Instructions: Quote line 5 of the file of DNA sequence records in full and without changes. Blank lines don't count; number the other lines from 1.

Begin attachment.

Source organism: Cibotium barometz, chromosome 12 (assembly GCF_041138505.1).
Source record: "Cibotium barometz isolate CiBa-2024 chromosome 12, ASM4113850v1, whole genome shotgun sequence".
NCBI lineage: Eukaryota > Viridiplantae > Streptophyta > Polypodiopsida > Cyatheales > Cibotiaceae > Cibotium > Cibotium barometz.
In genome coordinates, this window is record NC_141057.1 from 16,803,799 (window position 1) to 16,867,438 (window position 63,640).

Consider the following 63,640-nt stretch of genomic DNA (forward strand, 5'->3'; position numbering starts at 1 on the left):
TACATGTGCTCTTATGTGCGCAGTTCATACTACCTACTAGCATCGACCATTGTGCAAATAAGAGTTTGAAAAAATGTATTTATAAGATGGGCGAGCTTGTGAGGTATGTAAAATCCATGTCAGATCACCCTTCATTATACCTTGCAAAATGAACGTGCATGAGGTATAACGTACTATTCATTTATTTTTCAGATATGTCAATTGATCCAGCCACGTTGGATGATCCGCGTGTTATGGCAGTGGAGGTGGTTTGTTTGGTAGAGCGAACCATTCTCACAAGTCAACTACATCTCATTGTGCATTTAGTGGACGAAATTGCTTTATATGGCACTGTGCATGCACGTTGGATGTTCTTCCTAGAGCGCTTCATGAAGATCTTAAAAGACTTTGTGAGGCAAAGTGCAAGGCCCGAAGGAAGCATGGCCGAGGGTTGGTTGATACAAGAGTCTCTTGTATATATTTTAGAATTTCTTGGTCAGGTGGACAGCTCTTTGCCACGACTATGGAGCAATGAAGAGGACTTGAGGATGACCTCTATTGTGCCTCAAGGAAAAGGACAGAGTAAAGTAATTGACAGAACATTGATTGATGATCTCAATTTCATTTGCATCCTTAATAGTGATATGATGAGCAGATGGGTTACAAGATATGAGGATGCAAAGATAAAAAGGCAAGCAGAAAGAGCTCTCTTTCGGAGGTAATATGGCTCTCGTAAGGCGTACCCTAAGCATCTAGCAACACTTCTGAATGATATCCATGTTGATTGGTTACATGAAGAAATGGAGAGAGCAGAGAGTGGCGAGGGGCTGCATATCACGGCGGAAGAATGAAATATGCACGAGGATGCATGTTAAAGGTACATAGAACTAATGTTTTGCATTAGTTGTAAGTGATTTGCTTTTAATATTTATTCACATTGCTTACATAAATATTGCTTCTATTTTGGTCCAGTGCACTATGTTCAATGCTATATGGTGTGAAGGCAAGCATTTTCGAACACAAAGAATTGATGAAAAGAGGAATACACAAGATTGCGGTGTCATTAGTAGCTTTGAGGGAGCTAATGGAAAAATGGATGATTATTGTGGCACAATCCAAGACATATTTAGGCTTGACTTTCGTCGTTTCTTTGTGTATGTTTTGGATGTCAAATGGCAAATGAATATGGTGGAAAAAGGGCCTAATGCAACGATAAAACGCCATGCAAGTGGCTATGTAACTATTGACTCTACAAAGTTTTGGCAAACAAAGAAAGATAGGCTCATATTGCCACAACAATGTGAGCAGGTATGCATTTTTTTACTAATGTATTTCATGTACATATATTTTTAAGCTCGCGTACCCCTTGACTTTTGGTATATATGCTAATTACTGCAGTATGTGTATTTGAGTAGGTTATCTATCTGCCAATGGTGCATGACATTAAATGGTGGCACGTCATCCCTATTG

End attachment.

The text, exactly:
Consider the following 63,640-nt stretch of genomic DNA (forward strand, 5'->3'; position numbering starts at 1 on the left):